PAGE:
NEW YORK — The dramatic drop in crime in New York City over the past two decades has been hailed as a police success story. But some people question what that success really means.
The huge decline in crime, including homicides, robberies, assaults and burglaries, has largely been attributed to the so-called "broken windows" policy of the New York Police Department (NYPD) aggressively pursuing minor crimes, instituted in the early 1990s. Other research has suggested that private security efforts have helped to knock down crime rates.
Twenty years later, a panel of experts speaking here Monday (Aug. 12) at the annual meeting of the American Sociological Society debated the successes and failures of the NYPD.
Crime's rise and fall
In the 1980s, the streets of New York were often a scary place. "There was an explosion of crime unlike anything our country had ever seen," said William Bratton, one of the panelists and former New York City police commissioner and former chief of the Los Angeles Police Department. [The History of 10 Contested Death Penalty Cases]
When Bratton first joined the police force in Boston in 1970, the emphasis was on responding to crime, not preventing it, he said. Nationwide, police brutality, corruption and lack of education led to a loss of public confidence in the force's effectiveness he added. In New York City, drug possession was rising, firearms proliferated and the homeless population was growing. These factors came together to create the "perfect stew" of crime. In 1990, "that perfect stew resulted in the highest crime year in the history of our country," he said. That year, the NYPD recorded 2,245 homicides, 3,126 rapes, 100,280 robberies and 68,891 aggravated assaults.
Later, the police force became more professional, thanks to better education and better technology. It introduced Compstat, a system for mapping crime and improving quality of life. The force also started applying the broken windows theory — introduced in 1982 by social scientists James Wilson and George Kelling — which aims to reduce crime by going after minor offenses like turnstile jumping in subway stations. The idea is that cracking down on small things reduces the culture of crime that sets the stage for bigger offenses. Crime in New York City went down dramatically. "Every year, there were 2,000 fewer murder victims," Bratton said.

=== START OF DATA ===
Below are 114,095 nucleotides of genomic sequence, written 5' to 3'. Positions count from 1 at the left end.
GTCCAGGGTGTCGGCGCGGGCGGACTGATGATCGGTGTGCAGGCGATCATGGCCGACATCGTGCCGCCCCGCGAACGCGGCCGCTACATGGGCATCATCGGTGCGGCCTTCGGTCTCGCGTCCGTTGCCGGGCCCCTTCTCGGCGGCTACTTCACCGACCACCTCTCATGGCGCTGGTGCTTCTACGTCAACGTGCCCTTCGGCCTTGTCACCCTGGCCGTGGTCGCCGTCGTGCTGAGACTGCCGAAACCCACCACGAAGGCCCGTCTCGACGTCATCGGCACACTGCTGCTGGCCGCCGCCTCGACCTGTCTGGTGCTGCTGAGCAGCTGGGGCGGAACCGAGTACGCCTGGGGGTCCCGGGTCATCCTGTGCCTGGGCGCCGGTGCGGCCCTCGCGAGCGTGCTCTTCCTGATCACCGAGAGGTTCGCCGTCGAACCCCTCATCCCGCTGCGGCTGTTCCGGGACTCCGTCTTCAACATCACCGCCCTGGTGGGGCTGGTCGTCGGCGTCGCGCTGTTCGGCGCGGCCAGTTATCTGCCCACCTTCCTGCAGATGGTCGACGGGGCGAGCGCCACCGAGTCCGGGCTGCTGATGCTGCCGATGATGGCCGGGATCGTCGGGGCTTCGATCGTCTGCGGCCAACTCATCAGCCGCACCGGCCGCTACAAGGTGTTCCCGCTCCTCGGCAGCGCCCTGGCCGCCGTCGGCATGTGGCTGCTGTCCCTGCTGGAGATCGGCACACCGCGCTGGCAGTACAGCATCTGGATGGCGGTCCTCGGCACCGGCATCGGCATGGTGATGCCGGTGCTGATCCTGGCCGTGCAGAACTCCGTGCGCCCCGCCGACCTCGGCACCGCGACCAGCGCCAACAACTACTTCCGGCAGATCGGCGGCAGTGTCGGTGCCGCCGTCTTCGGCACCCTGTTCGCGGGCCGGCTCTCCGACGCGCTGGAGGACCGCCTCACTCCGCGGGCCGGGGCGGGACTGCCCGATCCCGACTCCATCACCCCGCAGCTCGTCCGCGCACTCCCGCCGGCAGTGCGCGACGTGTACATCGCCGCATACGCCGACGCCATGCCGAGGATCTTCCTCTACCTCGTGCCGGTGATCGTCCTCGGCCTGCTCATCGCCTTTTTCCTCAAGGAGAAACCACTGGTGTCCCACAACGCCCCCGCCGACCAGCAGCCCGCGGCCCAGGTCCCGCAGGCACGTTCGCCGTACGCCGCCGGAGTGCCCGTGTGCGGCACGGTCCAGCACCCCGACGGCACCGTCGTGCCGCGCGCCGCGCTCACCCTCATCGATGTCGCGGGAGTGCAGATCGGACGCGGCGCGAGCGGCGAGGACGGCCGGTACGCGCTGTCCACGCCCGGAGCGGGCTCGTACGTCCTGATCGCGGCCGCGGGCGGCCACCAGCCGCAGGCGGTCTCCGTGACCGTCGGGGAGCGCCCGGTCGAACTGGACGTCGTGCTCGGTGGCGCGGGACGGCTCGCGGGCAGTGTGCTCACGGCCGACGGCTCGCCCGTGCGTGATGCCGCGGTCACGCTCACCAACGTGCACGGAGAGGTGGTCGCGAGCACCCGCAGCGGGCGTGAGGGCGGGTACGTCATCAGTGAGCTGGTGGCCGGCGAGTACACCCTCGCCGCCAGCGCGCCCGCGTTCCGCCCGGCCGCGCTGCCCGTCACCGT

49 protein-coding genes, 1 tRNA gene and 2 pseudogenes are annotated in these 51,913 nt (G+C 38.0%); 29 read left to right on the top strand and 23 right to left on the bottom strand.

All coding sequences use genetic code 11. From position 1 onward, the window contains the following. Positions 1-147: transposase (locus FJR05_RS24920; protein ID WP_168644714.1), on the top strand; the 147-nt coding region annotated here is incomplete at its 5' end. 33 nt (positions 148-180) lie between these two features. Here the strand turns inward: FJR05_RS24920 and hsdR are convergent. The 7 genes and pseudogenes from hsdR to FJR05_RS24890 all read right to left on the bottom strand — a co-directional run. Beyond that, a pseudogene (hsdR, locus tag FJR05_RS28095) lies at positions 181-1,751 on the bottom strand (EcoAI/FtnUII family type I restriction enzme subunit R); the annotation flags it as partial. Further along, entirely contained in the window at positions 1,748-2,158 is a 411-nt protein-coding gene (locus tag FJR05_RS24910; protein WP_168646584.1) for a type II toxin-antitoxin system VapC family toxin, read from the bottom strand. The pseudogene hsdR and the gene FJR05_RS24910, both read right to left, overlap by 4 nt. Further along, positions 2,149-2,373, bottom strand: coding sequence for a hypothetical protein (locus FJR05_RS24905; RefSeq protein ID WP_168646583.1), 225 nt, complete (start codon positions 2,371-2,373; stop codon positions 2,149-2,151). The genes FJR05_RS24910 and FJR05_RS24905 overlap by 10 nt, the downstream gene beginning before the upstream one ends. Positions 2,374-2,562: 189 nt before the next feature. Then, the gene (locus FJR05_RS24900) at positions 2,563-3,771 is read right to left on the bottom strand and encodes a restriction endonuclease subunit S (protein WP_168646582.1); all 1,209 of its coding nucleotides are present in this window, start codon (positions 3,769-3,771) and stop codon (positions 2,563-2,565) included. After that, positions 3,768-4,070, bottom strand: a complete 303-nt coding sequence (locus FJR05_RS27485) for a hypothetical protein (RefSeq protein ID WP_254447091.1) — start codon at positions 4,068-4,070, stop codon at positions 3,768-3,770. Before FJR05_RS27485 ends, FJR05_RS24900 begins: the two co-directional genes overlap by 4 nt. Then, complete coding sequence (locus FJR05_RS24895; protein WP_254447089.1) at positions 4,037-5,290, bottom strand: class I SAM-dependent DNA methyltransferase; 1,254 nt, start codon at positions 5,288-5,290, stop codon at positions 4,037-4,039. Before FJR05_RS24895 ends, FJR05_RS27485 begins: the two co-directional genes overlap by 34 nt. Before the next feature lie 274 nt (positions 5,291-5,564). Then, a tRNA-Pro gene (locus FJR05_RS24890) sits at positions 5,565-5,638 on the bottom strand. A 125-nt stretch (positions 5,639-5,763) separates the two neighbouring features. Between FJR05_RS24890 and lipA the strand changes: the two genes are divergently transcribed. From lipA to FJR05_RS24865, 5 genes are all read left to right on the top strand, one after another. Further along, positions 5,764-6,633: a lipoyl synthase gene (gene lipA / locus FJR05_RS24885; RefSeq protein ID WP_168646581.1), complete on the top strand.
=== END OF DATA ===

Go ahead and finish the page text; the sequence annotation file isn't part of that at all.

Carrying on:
But this success may have come at a price, unfairly borne by racial minorities, some say.
Despite the drop in crime in recent years, "public trust and confidence in policing has not increased," said panelist Tom Tyler, a law and psychology professor at Yale University in Connecticut. Some policing techniques have come under fire, most notably the "stop-and-frisk" policy that allows NYPD officers to stop and question pedestrians without cause and frisk them for weapons or illegal substances. A federal judge ruled Monday (Aug. 12) that stop-and-frisk violated the constitutional rights of minorities and called for federal oversight of the policy.
"Studies show that if the police are racial profiling, police legitimacy goes down," Tyler said, adding that young men who see police authority as less legitimate are twice as likely to be involved in violent crime. When officers have legitimacy, they can be much more effective in preventing crime, Tyler said.
Accusations of racial profiling often stem from suspects feeling that the police didn't treat them fairly or didn't follow the law. The community needs to have a role in policy, and the police need training in implementing that policy, Tyler said.
The era of mass misdemeanors
Even as property crime and violent crime in New York were falling in 1990, misdemeanor arrests were soaring. Misdemeanors account for two-thirds to three-quarters of arrests in recent years, said panelist Issa B. Kohler-Hausmann, a sociology graduate student at New York University who has a background in law. But the notion that policing misdemeanors can reduce overall crime — the foundation of the broken windows policy — may be flawed: Less than half of misdemeanor arrests result in a conviction, Kohler-Hausmann said. [5 Milestones in Gun Control History]
"Most of the people who are arrested now for misdemeanors are not the same people who have prior felony records, and the grand majority do not go on to commit felonies," she told LiveScience.
The question of whether New York City policing has been effective doesn't get at the political and moral question of whether it's acceptable to target certain demographics for additional scrutiny, Kohler-Hausmann said. "Do we think that it's worth it to do this, and are there alternative means, such as funding schools or jobs that could get at the same end?"